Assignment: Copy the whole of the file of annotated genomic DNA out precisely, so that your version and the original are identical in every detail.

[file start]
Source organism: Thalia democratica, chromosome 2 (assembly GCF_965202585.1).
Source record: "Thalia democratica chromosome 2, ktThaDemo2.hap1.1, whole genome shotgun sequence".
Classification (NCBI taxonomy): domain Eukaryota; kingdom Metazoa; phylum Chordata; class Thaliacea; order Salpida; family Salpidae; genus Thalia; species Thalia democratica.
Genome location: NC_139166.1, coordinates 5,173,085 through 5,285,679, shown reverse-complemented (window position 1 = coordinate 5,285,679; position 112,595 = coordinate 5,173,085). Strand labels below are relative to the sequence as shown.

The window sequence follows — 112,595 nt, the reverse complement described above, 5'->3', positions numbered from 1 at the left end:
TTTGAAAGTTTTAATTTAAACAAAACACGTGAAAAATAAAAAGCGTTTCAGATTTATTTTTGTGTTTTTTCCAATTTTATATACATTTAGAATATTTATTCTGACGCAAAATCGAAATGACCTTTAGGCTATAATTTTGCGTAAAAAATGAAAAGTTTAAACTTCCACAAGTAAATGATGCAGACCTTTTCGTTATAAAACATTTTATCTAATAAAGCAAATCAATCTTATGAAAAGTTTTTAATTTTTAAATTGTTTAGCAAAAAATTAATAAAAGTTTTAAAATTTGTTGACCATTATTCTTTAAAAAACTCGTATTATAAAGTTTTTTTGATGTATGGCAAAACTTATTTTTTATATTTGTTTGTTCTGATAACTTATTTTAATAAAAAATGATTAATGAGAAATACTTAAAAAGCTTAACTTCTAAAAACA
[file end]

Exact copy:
Source organism: Thalia democratica, chromosome 2 (assembly GCF_965202585.1).
Source record: "Thalia democratica chromosome 2, ktThaDemo2.hap1.1, whole genome shotgun sequence".
Classification (NCBI taxonomy): domain Eukaryota; kingdom Metazoa; phylum Chordata; class Thaliacea; order Salpida; family Salpidae; genus Thalia; species Thalia democratica.
Genome location: NC_139166.1, coordinates 5,173,085 through 5,285,679, shown reverse-complemented (window position 1 = coordinate 5,285,679; position 112,595 = coordinate 5,173,085). Strand labels below are relative to the sequence as shown.

The window sequence follows — 112,595 nt, the reverse complement described above, 5'->3', positions numbered from 1 at the left end:
TTTGAAAGTTTTAATTTAAACAAAACACGTGAAAAATAAAAAGCGTTTCAGATTTATTTTTGTGTTTTTTCCAATTTTATATACATTTAGAATATTTATTCTGACGCAAAATCGAAATGACCTTTAGGCTATAATTTTGCGTAAAAAATGAAAAGTTTAAACTTCCACAAGTAAATGATGCAGACCTTTTCGTTATAAAACATTTTATCTAATAAAGCAAATCAATCTTATGAAAAGTTTTTAATTTTTAAATTGTTTAGCAAAAAATTAATAAAAGTTTTAAAATTTGTTGACCATTATTCTTTAAAAAACTCGTATTATAAAGTTTTTTTGATGTATGGCAAAACTTATTTTTTATATTTGTTTGTTCTGATAACTTATTTTAATAAAAAATGATTAATGAGAAATACTTAAAAAGCTTAACTTCTAAAAACA